Tired of working for an egomaniacal startup boss or dull enterprise biz? A new org has been proposed called the Tech Lab, where you’d investigate the worst kinds of surveillance by governments on their citizens. In which despotic state, you ask? Surprise! You could base yourself in any European city.
EU MEPs want to start the public body – along with a host of other recommendations contained in a report that landed last night – after the so-called PEGA committee spent over a year looking into the use of Pegasus and equivalent spyware.
IT folks employed by the proposed EU Tech Lab will be tasked with device screening and performing forensic research – probably including testing vulnerability exploits. There will also be lawyers and tech support on payroll. The committee said it wants new laws to regulate the discovery, sharing, resolution and exploitation of vulnerabilities – referring to the “commercial trade” of system flaws. The report [PDF] calls for a ban on the sale of vulnerabilities in a system for any other purpose than strengthening the security of that system. We can only presume this regulation happens on the buy side, when practiced by one of the spyware makers – though how it intends to regulate this is unclear. We have asked but to us it seems like a tricky proposition.
It also asks that organizations both “public and private” should create a publicly available contact point where vulnerabilities can be disclosed in a standardized way and for organizations that receive information about vulnerabilities in their system to act immediately to fix it. Not, say, use it to place your spyware on a device. Right?
In April, Citizen Lab and Microsoft both reported that a zero-click exploit allegedly developed by Israeli spyware company QuaDream – called “Reign” – was used to deliver spyware on devices running Apple’s iOS 14 on victims’ phones. The exploit abused the iOS calendar app, leading to the spyware compromising the devices and stealing data, the researchers said.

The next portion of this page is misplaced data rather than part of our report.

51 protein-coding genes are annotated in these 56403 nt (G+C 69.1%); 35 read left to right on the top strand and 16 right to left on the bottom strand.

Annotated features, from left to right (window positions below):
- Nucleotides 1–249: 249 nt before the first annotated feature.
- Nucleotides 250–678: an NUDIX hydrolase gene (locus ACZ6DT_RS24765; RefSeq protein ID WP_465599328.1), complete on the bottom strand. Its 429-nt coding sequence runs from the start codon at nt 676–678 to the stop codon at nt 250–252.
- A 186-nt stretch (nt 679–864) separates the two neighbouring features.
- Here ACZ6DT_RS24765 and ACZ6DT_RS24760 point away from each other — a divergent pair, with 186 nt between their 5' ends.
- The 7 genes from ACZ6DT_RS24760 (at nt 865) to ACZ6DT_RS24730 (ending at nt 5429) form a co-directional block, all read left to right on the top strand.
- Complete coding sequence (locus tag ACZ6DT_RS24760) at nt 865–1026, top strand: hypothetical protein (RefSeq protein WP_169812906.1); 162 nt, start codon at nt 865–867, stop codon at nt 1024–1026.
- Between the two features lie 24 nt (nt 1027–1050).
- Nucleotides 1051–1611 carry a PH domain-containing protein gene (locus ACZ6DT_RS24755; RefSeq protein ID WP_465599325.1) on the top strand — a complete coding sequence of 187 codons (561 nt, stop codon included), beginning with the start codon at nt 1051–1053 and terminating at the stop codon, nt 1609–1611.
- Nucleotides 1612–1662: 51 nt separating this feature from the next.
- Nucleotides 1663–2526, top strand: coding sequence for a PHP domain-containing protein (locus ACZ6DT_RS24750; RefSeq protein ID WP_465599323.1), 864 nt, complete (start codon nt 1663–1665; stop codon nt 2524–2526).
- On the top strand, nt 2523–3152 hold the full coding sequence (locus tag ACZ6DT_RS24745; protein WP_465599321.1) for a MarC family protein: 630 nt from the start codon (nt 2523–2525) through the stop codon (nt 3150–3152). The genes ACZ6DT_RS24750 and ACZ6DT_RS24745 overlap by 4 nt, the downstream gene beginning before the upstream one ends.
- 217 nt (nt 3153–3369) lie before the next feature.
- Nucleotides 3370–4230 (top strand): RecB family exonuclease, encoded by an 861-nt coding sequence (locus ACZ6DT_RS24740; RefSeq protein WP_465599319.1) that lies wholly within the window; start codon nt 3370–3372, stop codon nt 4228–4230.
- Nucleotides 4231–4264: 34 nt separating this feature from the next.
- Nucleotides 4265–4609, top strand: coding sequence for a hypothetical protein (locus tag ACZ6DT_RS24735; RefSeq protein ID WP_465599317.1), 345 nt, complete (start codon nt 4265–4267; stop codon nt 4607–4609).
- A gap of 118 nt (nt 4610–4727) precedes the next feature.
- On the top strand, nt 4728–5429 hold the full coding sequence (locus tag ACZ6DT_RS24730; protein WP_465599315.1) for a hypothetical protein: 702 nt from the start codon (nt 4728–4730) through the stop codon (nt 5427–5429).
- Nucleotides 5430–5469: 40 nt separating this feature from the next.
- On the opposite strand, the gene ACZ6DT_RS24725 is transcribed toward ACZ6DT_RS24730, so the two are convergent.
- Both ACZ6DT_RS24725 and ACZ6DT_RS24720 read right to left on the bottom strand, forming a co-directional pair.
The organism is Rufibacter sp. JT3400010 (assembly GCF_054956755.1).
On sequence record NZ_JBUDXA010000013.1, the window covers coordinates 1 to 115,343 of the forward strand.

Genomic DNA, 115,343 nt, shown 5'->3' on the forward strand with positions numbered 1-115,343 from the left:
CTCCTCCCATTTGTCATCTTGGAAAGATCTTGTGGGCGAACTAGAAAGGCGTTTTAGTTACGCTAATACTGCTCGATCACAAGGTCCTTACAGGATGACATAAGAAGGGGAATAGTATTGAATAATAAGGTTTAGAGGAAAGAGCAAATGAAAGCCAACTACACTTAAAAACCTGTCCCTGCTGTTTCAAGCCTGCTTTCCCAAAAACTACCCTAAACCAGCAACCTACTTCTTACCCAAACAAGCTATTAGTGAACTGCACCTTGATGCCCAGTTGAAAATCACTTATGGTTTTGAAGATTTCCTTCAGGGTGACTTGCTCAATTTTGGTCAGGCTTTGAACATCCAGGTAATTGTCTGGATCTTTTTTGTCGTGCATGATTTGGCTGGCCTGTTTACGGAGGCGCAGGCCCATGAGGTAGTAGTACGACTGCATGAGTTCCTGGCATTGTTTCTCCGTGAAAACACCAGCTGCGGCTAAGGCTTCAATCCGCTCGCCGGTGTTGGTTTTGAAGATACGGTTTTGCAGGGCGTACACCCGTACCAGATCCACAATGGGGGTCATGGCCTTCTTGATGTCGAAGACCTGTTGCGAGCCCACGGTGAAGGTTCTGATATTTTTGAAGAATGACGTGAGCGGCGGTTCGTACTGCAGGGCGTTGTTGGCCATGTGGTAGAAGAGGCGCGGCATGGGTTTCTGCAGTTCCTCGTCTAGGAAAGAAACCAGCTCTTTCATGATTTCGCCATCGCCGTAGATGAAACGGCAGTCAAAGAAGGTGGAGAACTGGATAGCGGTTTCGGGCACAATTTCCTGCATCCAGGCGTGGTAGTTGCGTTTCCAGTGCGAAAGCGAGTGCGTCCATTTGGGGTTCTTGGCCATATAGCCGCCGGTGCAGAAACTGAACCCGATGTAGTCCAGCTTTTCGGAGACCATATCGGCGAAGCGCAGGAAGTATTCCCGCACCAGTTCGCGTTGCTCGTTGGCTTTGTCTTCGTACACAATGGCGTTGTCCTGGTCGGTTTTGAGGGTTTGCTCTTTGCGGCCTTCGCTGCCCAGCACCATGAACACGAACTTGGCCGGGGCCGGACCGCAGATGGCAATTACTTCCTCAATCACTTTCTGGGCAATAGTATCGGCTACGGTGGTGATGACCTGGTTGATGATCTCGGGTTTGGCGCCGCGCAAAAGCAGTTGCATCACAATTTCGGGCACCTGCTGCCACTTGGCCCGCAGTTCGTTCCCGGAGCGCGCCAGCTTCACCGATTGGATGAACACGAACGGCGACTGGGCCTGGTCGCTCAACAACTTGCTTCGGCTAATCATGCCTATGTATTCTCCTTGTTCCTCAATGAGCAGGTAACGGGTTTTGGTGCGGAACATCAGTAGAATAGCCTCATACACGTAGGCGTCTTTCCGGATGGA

A year in the making
The report follows a year-long investigation that kicked off after member states were suspected of using spyware to intimidate political opposition, silence critical media, and manipulate elections. Alleged targets of NSO’s Pegasus surveillance spyware include businesspeople, politicians, law enforcement, diplomats, lawyers, civil society actors and more. The report says reforms are needed because EU governance structures “cannot effectively deal with such attacks.”
The document and its recommendations still have to pass parliament’s beady eye in June; the committee vote was non-binding. The executive has so far stayed well out of it and it is clear that the use of spyware will still be very much in national intel agencies’ toolkits, whether the report is adopted or not. The draft resolution attempts to impose some rules around this. The proposed regulations will allow spyware to be used only in EU states “where allegations of spyware abuse have been thoroughly investigated, national legislation is in line with recommendations of the Venice Commission and EU Court of Justice and European Court of Human Rights case law, Europol is involved in investigations, and export licences not in line with export control rules have been repealed.”
They paid special attention to Hungary and Poland, whose governments have “dismantled independent oversight mechanisms.” MEPs also had “concerns” over spyware use in Spain and Greece – noting that Cyprus had played “a major role as an export hub for spyware.” The MEPs called on Cyprus to repeal all export licences it has issued that were not in line with EU legislation.